It’s disconcerting that many of these demanding occupations, such as firefighting and nursing, also perform important duties related to saving lives. Still, disrupted sleep is sometimes unavoidable – which can be just as bad for your health as not sleeping at all.

Work Hard, Sleep Hard

It’s widely known that engaging in physical activity promotes sleep. This is why many poor sleepers are advised to add exercise to their daily health care routine or to ramp up the amount of exercise they already get. It makes sense, then, that of the occupations we looked at, those that include physical activity tend to get the most hours of sleep.

Among the longest sleepers are those who do agricultural, construction, and groundskeeping work, which are all typically physically demanding.

Other people who tend to sleep well include academics, such as physical scientists and librarians, as well as people in industries that operate on a 9-to-5 schedule, like sales representatives, mechanics, and media and communication equipment workers. We found just a small difference in these occupations’ overall average sleep times, which ranged from a maximum of seven hours and 27 minutes to a minimum of seven hours and 16 minutes.

Don’t Snooze on This Career Advice

Young people considering the line of work they want to go into may wish to consider not only the job description but also the potential for sleep quality. Education, sales, and food preparation and serving appear to correlate with workers sleeping the longest hours, while fields such as transportation, protective services, and health care seem to correspond with the fewest number of hours slept.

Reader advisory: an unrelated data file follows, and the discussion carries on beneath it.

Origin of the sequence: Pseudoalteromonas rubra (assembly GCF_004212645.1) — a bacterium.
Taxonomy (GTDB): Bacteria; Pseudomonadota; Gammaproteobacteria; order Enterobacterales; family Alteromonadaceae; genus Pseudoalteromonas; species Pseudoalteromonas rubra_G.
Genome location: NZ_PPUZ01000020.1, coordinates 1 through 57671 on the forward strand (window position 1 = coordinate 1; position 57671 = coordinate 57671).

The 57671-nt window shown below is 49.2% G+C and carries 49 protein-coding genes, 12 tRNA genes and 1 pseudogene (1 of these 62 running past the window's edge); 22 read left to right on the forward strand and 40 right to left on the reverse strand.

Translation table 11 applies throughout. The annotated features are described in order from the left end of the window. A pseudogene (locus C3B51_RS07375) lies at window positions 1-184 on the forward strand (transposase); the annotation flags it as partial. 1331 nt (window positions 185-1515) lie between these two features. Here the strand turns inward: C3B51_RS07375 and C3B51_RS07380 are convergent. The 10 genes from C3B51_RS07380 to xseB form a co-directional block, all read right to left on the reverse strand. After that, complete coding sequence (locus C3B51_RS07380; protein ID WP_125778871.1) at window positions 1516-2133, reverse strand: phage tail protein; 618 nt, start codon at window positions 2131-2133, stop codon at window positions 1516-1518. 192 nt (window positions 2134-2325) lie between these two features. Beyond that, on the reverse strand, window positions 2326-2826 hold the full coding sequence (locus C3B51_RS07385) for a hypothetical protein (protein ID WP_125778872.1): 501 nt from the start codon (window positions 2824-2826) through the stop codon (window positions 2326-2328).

That said, many factors within the workplace have to be considered when it comes to overall sleep quality. For example, just having autonomy at work (that is, being able to make decisions about how the work will get done) has been shown to impact sleep in a positive way. This suggests that when our minds are actively engaged during the day, we can fall into deeper and more restorative sleep at night.

Gender and Sleep Quantity

Who sleeps better? Men or women? The answer to this question is not nearly as straightforward as we might expect. What researchers do know is that men and women sleep differently. It’s been asserted that women need an average 20 minutes more sleep per night than men because they use their brains more during the day to do things like multitask.

The data we analyzed showed that, for women, having a job in law enforcement translated into sleeping, on average, just about six hours and 26 minutes per night. Considering that sleep experts recommend adults get seven hours of sleep per night at minimum, this statistic is certainly a cause for concern.